Real Estate

Up The Ante With High-Gloss Finishes

The pandemic turned us into a nation of painters. Confined within our four walls, we could not resist the temptation to contemplate a color change. We wanted drama, but we also wanted a peaceful environment; we wanted a graphic punch of color while we yearned for a soothing backdrop; mostly, we just wanted a change. A new coat of paint was the easiest, fastest way to bring about change, and we wholeheartedly embraced dropcloths, painter’s tape, sandpaper and spackle. We learned about primer and the importance of proper preparation.

Two New York City-based designers suggest another effective design tool in the paint box: the application of high-gloss finishes.

“This is not a trend, so much as a tool that can be used to great effect,” says Anna Baraness. Together with her partner, Kristin Tarsi, she heads up Studio AK, a full-service interior design firm located in Manhattan’s Soho. Specializing in renovating and furnishing high-end residential projects, the two bring together over twenty-five years of international design experience. Current projects include apartments in Manhattan and homes in Washington D.C., Silo Ridge, New York, Charlottesville, Virginia and Palm Beach, Florida.

“A high-gloss finish reflects light in rich and interesting ways,” Kristin Tarsi says. “It can be used to contrast with a matte finish nearby, or it can be used to draw attention to a particular element of a room.”

“It is also very effective on ceilings,” her partner adds. “It brings and extra layer of reflectivity.”

The two say that this is not a good treatment for areas that get a lot of wear and tear, such as kitchen cabinets.

“Also, it doesn’t work well on old walls with a lot of imperfections,” Baraness says. “The gloss shows every bump and dent.”

She and Tarsi point out that this is one painting chore where the importance of preparation cannot be overstated.

“Although most of us can paint a wall and do a fairly good job,” Tarsi says, “This is really a job for a professional. The prep work has to be meticulous, or every flaw will show. The shiny finish is either sprayed on, or applied with a very, very fine brush. This is not the time to use a roller and this is not the time for a quick DIY project.”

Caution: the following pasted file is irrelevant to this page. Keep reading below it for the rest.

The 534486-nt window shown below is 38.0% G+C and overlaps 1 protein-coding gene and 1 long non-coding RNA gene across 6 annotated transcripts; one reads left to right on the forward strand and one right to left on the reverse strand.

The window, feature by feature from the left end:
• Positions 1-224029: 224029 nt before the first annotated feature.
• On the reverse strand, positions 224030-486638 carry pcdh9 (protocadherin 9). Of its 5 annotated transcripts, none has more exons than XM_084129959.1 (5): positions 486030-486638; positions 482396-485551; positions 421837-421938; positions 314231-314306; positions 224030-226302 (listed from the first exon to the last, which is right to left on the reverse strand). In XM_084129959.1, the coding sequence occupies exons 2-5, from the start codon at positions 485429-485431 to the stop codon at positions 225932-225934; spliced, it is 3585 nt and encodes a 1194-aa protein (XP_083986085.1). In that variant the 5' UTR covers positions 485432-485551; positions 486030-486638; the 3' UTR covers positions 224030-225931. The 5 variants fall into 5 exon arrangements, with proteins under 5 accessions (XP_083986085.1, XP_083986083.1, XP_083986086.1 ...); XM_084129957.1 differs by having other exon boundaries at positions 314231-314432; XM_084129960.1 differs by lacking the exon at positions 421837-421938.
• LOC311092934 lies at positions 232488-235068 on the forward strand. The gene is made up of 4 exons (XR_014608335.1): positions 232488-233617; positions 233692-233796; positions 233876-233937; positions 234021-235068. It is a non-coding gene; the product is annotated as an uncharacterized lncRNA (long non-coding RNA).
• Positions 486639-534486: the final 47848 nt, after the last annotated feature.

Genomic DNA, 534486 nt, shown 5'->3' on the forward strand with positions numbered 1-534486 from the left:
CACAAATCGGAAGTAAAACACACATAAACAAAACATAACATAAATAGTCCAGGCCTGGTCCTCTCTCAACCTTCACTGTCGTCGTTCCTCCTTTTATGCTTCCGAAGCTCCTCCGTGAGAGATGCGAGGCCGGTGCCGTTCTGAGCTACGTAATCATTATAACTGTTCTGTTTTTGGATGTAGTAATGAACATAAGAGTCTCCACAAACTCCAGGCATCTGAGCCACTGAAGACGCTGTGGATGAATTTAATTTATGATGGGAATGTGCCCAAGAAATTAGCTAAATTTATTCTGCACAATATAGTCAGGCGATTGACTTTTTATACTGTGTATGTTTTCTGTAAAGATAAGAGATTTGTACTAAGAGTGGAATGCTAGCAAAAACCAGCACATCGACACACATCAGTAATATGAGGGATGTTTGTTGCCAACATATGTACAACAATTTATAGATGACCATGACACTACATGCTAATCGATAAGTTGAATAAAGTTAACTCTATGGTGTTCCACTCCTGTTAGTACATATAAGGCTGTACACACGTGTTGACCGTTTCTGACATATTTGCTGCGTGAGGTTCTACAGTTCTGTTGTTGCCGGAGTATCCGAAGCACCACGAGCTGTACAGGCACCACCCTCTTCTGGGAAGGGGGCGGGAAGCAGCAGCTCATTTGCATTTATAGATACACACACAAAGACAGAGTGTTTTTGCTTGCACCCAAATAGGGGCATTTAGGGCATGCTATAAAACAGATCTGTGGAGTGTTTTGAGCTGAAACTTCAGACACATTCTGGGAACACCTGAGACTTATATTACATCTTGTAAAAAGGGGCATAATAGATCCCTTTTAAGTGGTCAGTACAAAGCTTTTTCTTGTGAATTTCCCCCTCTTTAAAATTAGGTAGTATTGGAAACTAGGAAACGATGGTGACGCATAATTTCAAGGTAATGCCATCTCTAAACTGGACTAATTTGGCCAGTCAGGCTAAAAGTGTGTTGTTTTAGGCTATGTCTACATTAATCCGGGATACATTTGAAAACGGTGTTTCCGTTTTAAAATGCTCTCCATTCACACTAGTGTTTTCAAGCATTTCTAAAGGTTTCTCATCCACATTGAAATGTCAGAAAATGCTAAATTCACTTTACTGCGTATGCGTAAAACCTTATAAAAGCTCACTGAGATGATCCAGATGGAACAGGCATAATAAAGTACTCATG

Both Anna Baraness and Kristin Tarsi spent years working at large design firms before founding Studio AK. Anna, who is Canadian, holds a sociology and art history degree from Guelph University and a bachelor of interior design degree from Ryerson University in Toronto. Kristin holds a bachelor’s degree in business from Tulane University and an AAS degree in interior design from Parsons School of Design.

They recommend high-gloss finishes for ceilings, where its additional reflectivity can bring needed light into a room.

“On a ceiling, it’s not about color, but rather about bouncing around more light,” Baraness says. “We have used it to accentuate the woodwork of a fireplace surround and, in a den in Scarsdale, New York, we treated walls composed of ho-hum knotty pine paneling to a glossy coat of paint in a rich green color. It transformed that room.”

“Think about different layers and levels,” Tarsi adds. “If the high-gloss finish is an accent, then the other spaces should also be rich finishes. High gloss is not the whole story; it’s part of the story.”

The designers agree that, in this special application, it pays to seek out high-quality paint.

“A very glossy finish is not what most paint companies concentrate on; they are mostly about easy-wearing, family-friendly paints,” says Baraness. She and her partner recommend Farrow & Ball paints or Fine Paints of Europe.

So, as we contemplate the walls surrounding us, we may well consider how the introduction of some shine might brighten our spaces.

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